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Social Security, Republicans, and post-policy politics

About a week ago, when it became clear that President Obama's budget would include the chained-CPI policy congressional Republicans are so fond of, Paul Krugman

About a week ago, when it became clear that President Obama's budget would include the chained-CPI policy congressional Republicans are so fond of, Paul Krugman asked a poignant rhetorical question: "[W]anna bet that Republicans soon start running ads saying that Obama wants to cut your Social Security?"

I heard some scoff at the idea. Republicans are extreme, but they're not that extreme. The GOP is shameless, but it's not that shameless. They couldn't seriously condemn the president for offering a policy Republicans demanded he offer, could they?

Of course they could.

For those who can't watch clips online, Rep. Greg Walden (R-Ore.), the chairman of the National Republican Congressional Committee who'll oversee his party's 2014 midterm efforts, told CNN's Wolf Blitzer yesterday that the chained-CPI policy is "a shocking attack on seniors." Walden added that Obama's proposal is "going after seniors" and "trying to balance this budget on the backs of seniors."

So, let's recap.

1. Republicans demanded that President Obama accept Social Security cuts through chained-CPI.

2. Obama, eager to reach a compromise, grudgingly agreed and offered Republicans what they asked for.

3. Republicans then attacked Obama for proposing the policy they demanded.

This is, by any fair measure, insane. But it's also predictable -- this is the same caucus that demands Medicare cuts, but then based their 2010 and 2012 campaign strategies in part on attacks that Democrats cut Medicare.

No serous person could take such garbage seriously, but Walden apparently believes voters are easily fooled and manipulated.

But also let's not lose sight of the larger context.

I should note, for example, that there were some divisions on the right about how to respond to the White House offer, and some, including House Speaker John Boehner, were inclined to give the president at least some credit. I mention this because Walden, while laughably ridiculous during his CNN interview, did not necessarily speak for a large contingent of GOP lawmakers.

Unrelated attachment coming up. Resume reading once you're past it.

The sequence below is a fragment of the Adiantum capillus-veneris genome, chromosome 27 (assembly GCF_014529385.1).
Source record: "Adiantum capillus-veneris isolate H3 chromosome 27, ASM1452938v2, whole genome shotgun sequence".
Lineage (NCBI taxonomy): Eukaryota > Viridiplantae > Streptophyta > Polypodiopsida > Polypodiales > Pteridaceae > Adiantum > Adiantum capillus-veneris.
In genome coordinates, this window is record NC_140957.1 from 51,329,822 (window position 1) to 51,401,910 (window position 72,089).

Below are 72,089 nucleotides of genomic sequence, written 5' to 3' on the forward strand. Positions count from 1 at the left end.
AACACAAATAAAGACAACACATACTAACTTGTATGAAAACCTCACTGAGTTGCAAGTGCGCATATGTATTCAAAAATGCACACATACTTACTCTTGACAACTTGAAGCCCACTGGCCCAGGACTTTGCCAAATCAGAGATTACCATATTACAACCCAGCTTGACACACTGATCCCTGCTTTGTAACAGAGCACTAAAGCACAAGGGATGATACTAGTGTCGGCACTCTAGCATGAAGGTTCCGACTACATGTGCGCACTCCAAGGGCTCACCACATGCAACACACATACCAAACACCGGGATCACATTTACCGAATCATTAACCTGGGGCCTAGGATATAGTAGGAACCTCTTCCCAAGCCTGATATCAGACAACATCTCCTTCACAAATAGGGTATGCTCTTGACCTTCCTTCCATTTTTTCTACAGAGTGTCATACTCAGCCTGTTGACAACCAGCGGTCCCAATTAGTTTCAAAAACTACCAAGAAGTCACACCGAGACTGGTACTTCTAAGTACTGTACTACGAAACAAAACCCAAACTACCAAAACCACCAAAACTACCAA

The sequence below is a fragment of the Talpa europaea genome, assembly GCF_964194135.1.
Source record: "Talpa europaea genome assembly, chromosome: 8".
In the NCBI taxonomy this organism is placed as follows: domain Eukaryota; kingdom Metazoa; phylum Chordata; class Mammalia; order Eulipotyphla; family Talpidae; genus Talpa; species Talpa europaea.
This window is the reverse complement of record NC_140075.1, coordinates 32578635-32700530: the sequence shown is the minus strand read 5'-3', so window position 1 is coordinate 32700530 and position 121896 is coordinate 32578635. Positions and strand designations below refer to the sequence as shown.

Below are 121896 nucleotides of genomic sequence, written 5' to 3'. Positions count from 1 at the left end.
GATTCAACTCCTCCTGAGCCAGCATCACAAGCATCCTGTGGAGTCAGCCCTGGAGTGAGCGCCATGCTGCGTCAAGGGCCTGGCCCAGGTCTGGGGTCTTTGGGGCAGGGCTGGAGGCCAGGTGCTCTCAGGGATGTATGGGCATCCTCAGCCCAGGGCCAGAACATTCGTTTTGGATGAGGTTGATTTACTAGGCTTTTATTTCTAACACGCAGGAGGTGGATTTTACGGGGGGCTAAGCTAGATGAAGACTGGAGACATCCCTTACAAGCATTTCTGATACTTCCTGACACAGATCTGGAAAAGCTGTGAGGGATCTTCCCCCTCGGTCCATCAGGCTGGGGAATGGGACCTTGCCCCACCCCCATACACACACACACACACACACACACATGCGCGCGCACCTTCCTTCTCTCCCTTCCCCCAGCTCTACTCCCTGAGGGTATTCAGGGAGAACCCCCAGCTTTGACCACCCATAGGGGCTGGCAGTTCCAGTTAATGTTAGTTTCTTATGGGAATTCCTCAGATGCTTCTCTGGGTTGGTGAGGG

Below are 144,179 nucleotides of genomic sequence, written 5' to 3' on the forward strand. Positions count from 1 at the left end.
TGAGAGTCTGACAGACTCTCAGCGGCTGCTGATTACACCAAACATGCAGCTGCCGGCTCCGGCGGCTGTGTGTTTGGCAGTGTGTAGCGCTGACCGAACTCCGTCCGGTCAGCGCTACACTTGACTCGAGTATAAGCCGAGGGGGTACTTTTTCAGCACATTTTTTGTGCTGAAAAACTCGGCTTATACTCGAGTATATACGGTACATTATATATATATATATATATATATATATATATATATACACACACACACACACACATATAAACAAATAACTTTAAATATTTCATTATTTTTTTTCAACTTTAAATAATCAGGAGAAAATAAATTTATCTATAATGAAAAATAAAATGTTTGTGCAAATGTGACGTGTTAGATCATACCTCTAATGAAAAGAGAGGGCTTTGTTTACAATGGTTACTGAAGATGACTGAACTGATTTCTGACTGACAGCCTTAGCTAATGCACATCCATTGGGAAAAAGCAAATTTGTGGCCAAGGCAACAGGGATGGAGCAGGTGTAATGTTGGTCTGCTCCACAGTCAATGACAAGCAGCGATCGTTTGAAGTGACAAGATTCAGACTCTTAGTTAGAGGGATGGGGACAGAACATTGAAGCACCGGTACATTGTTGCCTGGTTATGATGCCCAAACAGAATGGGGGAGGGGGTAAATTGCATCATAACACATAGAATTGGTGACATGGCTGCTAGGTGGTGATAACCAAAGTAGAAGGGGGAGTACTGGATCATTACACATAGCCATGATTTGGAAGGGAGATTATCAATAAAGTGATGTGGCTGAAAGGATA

That said, he is the NRCC chairman -- hardly some obscure back-bencher -- and it's hard to dismiss craven arguments he presents to a national television audience.

But there's also the "post-policy" thesis I've been kicking around the last couple of weeks.

Rachel used the phrase on the show, asking whether Republicans have become a "post-policy" party. This was the exchange between Rachel and Ezra:

MADDOW: Does that mean that [Republican policymakers are] post-policy, that the policy actually -- even some things that seem like constants don't actually a matter them, that it's pure politics, just positioning themselves vis-a-vis the president, and they're not actually invested in any particular outcome for the country?KLEIN: I would like to have an answer where that isn't true. I really would. And I've tried -- I've been trying to find it. I'm sure part is I'm not smart enough to do so, that I've not found the right people to have spoken to them. But it is hard to come up with one.

This was nearly a month ago, and was unrelated to chained-CPI, but notice how well this applies to Walden's perspective. His party supports and asked for the policy he condemned, but the Oregon Republican didn't care -- he's only invested in pure politics, positioning himself and his party vis-a-vis the president, and Walden is unconcerned with any particular outcome for the country.

There is, by the way, nothing stopping Obama from taking Walden's rhetoric at face value and dropping chained-CPI altogether. "I thought Republicans wanted this policy," he could say. "But if they consider this 'a shocking attack on seniors,' I'll gladly drop the idea."